Depreciation can be either a direct cost or an indirect cost, or it can be both direct and indirect.

Let's illustrate this with the depreciation of a machine used in Department 23 of a manufacturer. The depreciation on that machine is a direct cost for Department 23. It is direct because it is traceable to Department 23 without any allocation.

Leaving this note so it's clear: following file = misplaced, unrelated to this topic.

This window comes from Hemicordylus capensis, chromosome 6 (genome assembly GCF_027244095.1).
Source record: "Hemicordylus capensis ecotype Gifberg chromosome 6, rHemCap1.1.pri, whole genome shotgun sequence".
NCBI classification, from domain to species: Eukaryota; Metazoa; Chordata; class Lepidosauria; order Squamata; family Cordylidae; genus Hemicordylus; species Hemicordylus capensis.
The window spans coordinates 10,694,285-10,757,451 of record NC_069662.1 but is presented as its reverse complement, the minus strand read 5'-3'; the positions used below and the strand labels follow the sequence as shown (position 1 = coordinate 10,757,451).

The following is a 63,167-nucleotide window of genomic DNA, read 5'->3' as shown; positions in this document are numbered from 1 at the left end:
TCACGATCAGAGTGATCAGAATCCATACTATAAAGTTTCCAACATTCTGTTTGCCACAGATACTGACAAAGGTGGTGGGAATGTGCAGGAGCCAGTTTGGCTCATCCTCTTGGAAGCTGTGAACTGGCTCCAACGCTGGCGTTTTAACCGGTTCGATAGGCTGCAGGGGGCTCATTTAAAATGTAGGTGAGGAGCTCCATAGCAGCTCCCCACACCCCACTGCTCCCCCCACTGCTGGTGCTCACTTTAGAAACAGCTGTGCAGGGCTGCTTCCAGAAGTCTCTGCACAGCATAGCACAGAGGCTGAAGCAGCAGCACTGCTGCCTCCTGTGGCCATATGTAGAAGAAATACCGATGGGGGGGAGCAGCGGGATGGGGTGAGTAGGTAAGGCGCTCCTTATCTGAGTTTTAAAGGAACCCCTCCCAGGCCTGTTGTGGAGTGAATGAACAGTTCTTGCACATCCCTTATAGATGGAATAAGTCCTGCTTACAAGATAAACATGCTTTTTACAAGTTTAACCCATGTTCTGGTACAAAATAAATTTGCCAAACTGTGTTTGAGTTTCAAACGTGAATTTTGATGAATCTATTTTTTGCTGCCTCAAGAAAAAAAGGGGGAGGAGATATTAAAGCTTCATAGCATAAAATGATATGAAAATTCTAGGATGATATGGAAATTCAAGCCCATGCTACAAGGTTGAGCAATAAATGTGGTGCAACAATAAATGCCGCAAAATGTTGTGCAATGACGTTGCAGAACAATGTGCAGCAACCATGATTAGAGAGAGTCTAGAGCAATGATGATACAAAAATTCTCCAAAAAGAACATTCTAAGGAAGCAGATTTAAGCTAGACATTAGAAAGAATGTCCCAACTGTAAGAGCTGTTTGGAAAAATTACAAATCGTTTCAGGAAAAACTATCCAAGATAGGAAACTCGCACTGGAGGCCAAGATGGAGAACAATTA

The depreciation of this same machine will be an indirect cost of the products manufactured with that machine. It is indirect because the depreciation is allocated to the products. Perhaps the machine in Department 23 has depreciation of $50,000 per year (cost of machine of $500,000 divided by 10 years of useful life). The $50,000 of annual depreciation is then assigned or allocated to products based on the number of hours that products use the machine. For example, if the manufacture expects 20,000 machine hours of use in the current year, then it assigns or allocates $2.50 ($50,000/20,000) per machine hour to each product using the machine. If Product #189 requires one hour of this machine's time, Product #189 will have $2.50 as part of its indirect costs. Indirect manufacturing costs are also referred to as manufacturing overhead, factory overhead, or burden.